Concentration camps

A large number Template:Weasel-inline of Germans were deported to concentration camps[16] immediately after the Soviet and Allied conquest of Czechoslovakia. According to the German "Society against Expulsion," 1,215 camps were established, as well as 846 forced labour and "disciplinary centres", and 215 prisons, on Czechoslovak territory. According to German figures, about 350,000 of the 2,750,000 Germans in Czechoslovakia passed through one or more of these institutions.

According to Alfred de Zayas:



Conditions in the internment camp near Kolín, in which internees were raped and beaten and two of them were killed were investigated by the Czechoslovak parliament.[citation needed] According to a rough estimate by Tomáš Staněk,[who?] approximately 10,000 people died in Bohemian and Moravian camps and prisons from 1945 to 1948. The causes of death included epidemics, undernourishment, overall exhaustion and old age, but also ill-treatment and executions.[citation needed]


Germans living in the border regions of Czechoslovakia were expelled from the country in late 1945. Several thousand died violently (some sources[who?] refer to 16,000 reported direct violent deaths including 6000 suicides[7]) during the expulsion and many more died from hunger and illness as a consequence. In 1946, an estimated 1.3 million ethnic Germans were deported to the American zone of what would become West Germany. An estimated 800,000 were deported to the Soviet zone (in what would become East Germany). [4]

Act No. 115/1946 Coll.

On 8 May 1946 the Czechoslovak provisional National Assembly passed Act No. 115/1946 Coll. It was enacted in conjunction with the Beneš decrees and it specifies that "Any act committed between September 30, 1938 and October 28, 1945, the object of which was to aid the struggle for liberty of the Czechs and Slovaks or which represented just reprisals for actions of the occupation forces and their accomplices, is not illegal, even when such acts may otherwise be punishable by law." This law, which is still in force, has de facto ensured that no atrocities against Germans during the time-period in question have been prosecuted in Czechoslovakia. [5]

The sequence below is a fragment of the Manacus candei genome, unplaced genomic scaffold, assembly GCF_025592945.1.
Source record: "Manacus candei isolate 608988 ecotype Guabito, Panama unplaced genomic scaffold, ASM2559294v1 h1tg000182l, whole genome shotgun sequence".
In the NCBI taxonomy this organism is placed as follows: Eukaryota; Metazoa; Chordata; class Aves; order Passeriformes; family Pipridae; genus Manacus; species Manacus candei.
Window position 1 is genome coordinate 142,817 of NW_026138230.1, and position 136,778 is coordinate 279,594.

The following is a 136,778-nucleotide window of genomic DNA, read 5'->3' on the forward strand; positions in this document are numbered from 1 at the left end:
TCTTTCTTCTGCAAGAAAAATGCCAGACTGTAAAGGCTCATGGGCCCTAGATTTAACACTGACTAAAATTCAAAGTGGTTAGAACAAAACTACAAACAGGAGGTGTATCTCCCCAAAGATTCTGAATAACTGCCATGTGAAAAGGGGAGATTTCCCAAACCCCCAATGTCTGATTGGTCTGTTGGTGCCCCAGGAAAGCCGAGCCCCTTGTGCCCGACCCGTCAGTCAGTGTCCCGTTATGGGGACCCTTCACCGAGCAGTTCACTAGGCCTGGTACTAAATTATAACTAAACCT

However, the Czech government did express its regret in the 1997 Joint Czech-German Declaration on the Mutual Relations and their Future Development: Template:Bquote


The joint Czech-German commission of historians stated in 1996 following numbers: the deaths caused by violence and abnormal living conditions amount approximately to 10,000 persons killed; another 5000 - 6000 persons died of unspecified reasons related to expulsion; making the total amount of victims of the expulsion 15,000 - 16,000 (this excludes suicides, which make another approximately 3400 cases).[18][19]


The character of the post-war deportations of Sudeten Germans has been the subject of long-running debate between Germans, Czechs and Slovaks. In 1991 President Václav Havel apologized, on behalf of his people, for massacres of Germans during the expulsion, and even suggested that former inhabitants of the Sudetenland might apply for Czech nationality to reclaim their lost properties.[citation needed] However, the Czech government never followed through on Havel's suggestion. The UN Human Rights Committee issued decisions in three cases concerning Sudeten Germans (Des Fours Walderode v. Czech Republic; Petzoldova v. Czech Republic; Czernin v. Czech Republic) in which violations of articles 26 and 14 of the International Covenant on Civil and Political Rights were established and the Czech Republic was ordered to return the property to the rightful owners. To this date (2010) the Committee's views have not been implemented.(Jakob Th. Möller, United Nations Human Rights Committee Case Law, N.P.Engel Verlag, Kehl am Rhein 2009).